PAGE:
Although born in Spring Arbor, Michigan, Mark Daniels helped define California landscape architecture in the early twentieth century. He laid out the streets in San Francisco's Forest Hill residence park, and the Crocker-Amazon neighborhoods. The world-renowned 17-mile drive in Pebble Beach, California, the Thousand Oaks development in Berkeley, and the movie-star mansion community of Bel-Air in Los Angeles, were all his creations.1
After he received his degree at the University of California, Daniels did post-graduate study in city planning and landscape architecture at Harvard. In 1914, he received an appointment as landscape engineer in Yosemite National Park, and immediately got the attention of the Secretary of the Interior, Franklin K. Lane.2
The National Park Service as an entity had just begun, and just a couple of months after starting his work in Yosemite, Daniels was promoted to General Superintendent and Landscape Engineer to the entire Park Service. Although he served only a year and a half in this position, Daniels made sure this job with the government wasn't forgotten. (An excellent self-promoter, Daniels never hesitated to list his resume credits in interviews and articles, and "General Superintendent" was always near the top.)
Daniels belonged to exclusive clubs and his clients were invariably rich and influential. He worked for the Crockers and the Sutros and the Southern Pacific Company. He had a great interest in Chinese landscape design and created the Chinese Village at the Treasure Island World's Fair in 1939-40. Anti-Japanese sentiment ran so high after the attack of Pearl Harbor that there arose a serious proposal to turn San Francisco's Japanese Tea Garden into a hamburger stand. Daniels wrote the San Francisco Examiner, pleading to save the decorative elements and go with an authentic "Chinese Tea Garden" instead.3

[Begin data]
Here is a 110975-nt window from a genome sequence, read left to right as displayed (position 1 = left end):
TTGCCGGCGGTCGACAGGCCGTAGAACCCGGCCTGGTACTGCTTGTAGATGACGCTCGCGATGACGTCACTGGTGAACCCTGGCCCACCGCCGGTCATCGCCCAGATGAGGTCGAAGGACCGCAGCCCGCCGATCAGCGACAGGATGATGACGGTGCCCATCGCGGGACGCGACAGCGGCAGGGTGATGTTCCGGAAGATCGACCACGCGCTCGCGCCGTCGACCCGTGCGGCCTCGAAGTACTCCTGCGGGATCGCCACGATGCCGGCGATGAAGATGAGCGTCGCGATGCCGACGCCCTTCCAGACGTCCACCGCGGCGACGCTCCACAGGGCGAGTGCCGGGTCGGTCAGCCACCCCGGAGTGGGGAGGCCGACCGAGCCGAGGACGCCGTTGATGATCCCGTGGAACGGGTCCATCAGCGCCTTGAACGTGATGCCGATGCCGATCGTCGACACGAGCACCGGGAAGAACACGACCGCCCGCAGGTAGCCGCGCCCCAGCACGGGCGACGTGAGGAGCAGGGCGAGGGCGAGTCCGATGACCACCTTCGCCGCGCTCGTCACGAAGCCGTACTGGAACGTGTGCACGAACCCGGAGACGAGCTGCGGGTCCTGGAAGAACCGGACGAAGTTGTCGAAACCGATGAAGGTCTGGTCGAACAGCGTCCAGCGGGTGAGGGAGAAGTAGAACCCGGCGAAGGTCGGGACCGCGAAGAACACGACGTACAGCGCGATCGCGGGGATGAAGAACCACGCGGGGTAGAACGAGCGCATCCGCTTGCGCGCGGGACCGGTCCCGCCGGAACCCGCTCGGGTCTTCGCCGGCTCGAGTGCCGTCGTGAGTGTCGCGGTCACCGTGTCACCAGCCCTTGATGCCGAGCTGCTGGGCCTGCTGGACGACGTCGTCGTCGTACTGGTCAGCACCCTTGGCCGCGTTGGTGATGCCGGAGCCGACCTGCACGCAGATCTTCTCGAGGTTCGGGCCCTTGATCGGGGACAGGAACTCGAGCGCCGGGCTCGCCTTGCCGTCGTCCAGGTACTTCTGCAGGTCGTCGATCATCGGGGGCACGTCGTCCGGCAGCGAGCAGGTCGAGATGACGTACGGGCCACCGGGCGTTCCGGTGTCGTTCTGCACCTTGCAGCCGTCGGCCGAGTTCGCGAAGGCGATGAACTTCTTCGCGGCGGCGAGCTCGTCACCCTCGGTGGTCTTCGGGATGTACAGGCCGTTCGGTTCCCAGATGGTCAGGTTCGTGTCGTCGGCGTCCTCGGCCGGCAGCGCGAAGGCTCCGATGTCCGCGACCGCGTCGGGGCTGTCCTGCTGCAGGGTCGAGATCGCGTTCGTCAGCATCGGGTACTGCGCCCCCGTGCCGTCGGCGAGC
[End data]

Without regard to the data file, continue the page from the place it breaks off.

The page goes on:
Despite his connections to wealth, power, and the elite (one of his wives, Frances Trust Daniels, won a divorce from him with the complaint that he spent all of his time at the Bohemian Club), Daniels also reveled in arts and the free-to-all natural wonders of California. He was a musician and actor; he painted, gardened, wrote newspaper articles describing beach and wildflower hikes, and promoted his vision of residential development wedded to natural beauty:
"The art of the landscape architect consists more in knowing what not to do than what to do. In other words, he must seek to retain the natural effects of the setting and, where changes are essential to utility, to disguise man's handiwork as much as possible. It is merely obedience to the familiar rule--'true art is to conceal art.'"4
For all his surety of artistic expression, Daniels never seemed to find his footing in his personal life. He married and divorced four times and his only child committed suicide just a couple of years before his own death.
1. Eden Journal of the California Garden & Landscape History Society, Volume 9, No. 4, Winter 2006.
2. San Francisco Examiner, April 19, 1914.
3. Letters to Editor, San Francisco Examiner, March 13, 1942.
4. Daniels, Mark, "California as a Place of Homes," California Magazine,, Volume 1, Issue 1, July 1915.
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